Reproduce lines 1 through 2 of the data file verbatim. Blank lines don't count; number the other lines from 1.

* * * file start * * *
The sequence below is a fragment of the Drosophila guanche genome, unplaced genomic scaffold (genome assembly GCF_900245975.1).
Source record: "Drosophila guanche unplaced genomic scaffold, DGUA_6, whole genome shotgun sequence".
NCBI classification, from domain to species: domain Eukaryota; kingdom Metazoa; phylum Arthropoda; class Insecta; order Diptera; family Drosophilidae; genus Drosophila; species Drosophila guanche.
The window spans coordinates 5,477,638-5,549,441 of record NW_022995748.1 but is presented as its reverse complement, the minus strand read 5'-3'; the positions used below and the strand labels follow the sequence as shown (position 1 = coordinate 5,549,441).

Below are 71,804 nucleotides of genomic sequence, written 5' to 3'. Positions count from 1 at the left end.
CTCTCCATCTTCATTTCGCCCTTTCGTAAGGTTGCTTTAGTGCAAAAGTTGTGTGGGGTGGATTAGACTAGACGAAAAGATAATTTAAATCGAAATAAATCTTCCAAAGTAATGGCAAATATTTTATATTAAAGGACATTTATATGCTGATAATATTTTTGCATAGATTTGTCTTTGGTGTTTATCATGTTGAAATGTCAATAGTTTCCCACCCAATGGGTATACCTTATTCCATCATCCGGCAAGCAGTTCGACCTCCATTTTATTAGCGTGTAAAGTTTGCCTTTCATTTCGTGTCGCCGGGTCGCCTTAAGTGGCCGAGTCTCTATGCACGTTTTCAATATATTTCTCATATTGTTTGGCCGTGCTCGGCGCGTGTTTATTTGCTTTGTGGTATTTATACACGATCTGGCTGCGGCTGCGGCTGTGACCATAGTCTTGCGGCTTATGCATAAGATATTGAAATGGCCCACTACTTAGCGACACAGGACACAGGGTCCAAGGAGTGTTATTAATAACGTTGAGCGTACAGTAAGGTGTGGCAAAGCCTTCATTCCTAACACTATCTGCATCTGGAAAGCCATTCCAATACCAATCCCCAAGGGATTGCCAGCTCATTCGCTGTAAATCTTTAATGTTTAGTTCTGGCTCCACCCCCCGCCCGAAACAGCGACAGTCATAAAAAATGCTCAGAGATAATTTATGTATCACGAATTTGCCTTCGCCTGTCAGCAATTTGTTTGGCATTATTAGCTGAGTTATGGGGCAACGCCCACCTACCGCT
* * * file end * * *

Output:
The sequence below is a fragment of the Drosophila guanche genome, unplaced genomic scaffold (genome assembly GCF_900245975.1).
Source record: "Drosophila guanche unplaced genomic scaffold, DGUA_6, whole genome shotgun sequence".